Exercise may aid in stroke recovery

Apr 25, 2006

University of Texas researchers say exercise may help protect people from severe brain damage after suffering a stroke.

Yuchan Ding, an associate professor of neurosurgery, found that rats compelled to exercise suffered less brain damage and made quicker recoveries after strokes than inactive rats, the San Antonio Express-News reported.

The rats ran at a moderate pace on a treadmill or a running wheel for 30 minutes a day, five days a week, the newspaper said.

Ding found that the exercised rats formed more new blood vessels in the brain, which appear to reduce the damage the brain suffers from lack of oxygen during a stroke.

He also found that the exercised rats produced more of a chemical called erythropoietin factor, which is known to stimulate the growth of red blood cells, the newspaper said.

Copyright 2006 by United Press International

Explore further: Local education politics 'far from dead'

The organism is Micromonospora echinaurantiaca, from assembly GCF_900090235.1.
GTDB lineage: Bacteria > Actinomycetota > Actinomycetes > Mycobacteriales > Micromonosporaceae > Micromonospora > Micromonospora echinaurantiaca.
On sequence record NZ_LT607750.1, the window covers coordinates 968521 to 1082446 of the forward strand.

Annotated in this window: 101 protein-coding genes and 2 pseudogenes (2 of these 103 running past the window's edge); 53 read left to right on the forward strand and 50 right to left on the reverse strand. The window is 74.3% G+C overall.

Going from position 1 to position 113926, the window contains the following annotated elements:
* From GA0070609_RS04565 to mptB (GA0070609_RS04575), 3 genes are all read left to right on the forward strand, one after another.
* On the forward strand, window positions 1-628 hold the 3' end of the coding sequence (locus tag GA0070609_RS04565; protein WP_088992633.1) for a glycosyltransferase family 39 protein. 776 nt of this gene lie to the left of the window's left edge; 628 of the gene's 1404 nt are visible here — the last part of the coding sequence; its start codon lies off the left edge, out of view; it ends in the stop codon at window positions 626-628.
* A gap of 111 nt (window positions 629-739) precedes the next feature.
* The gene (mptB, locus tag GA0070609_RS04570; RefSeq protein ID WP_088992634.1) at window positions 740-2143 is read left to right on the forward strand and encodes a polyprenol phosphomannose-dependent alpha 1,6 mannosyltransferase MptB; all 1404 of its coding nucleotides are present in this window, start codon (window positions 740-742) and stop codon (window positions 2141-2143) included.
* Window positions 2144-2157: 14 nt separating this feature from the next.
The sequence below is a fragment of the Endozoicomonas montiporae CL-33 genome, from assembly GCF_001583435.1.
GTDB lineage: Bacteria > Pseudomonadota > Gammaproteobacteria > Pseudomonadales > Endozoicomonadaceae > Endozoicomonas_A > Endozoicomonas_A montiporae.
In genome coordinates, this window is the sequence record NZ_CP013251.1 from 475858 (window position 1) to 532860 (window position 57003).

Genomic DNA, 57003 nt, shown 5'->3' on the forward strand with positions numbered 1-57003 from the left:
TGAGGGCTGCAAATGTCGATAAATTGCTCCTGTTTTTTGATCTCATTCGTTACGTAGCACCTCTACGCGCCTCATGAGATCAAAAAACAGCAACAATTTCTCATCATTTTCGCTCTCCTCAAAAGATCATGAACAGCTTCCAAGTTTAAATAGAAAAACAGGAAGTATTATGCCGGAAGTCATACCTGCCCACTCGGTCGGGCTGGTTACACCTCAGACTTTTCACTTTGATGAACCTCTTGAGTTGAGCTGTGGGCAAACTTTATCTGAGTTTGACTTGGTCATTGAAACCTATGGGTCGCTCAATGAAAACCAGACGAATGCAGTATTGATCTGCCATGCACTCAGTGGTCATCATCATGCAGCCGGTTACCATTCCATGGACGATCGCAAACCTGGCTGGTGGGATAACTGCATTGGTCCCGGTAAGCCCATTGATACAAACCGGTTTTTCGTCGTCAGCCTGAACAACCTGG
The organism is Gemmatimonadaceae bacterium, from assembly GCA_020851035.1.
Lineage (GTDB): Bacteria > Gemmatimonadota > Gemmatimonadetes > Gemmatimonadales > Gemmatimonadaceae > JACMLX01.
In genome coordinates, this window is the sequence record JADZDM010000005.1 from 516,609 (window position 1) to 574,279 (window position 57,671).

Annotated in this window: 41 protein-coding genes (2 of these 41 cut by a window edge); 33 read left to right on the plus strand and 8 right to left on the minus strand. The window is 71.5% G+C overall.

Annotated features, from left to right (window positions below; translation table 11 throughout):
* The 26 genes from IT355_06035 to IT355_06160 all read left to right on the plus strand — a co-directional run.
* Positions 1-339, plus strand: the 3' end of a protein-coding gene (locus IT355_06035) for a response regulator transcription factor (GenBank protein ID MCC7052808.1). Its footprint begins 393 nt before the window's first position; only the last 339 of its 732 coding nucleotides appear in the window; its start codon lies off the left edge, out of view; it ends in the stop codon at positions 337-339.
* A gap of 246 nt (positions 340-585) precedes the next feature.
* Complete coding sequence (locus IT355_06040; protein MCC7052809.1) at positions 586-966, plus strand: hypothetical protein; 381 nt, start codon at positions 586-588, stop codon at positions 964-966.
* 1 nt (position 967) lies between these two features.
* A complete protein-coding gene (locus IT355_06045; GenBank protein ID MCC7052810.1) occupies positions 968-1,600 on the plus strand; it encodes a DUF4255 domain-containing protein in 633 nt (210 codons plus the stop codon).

add to favorites email to friend print save as pdf

Related Stories

Pets and anesthesia

Mar 21, 2014

Have you been avoiding getting your pet regular dental care? You're not alone. Most pet owners understand that in animals—just as in people—good oral health is conducive to overall well-being, says Gillian Fraser, V00, ...

Recommended for you

F1000Research brings static research figures to life

6 hours ago

F1000Research today published new research from Bjorn Brembs, professor of neurogenetics at the Institute of Zoology, Universitaet Regensburg, in Germany, with a proof-of-concept figure allowing readers and reviewers to run ...

How science can beat the flawed metric that rules it

7 hours ago

In order to improve something, we need to be able to measure its quality. This is true in public policy, in commercial industries, and also in science. Like other fields, science has a growing need for quantitative ...

User comments : 0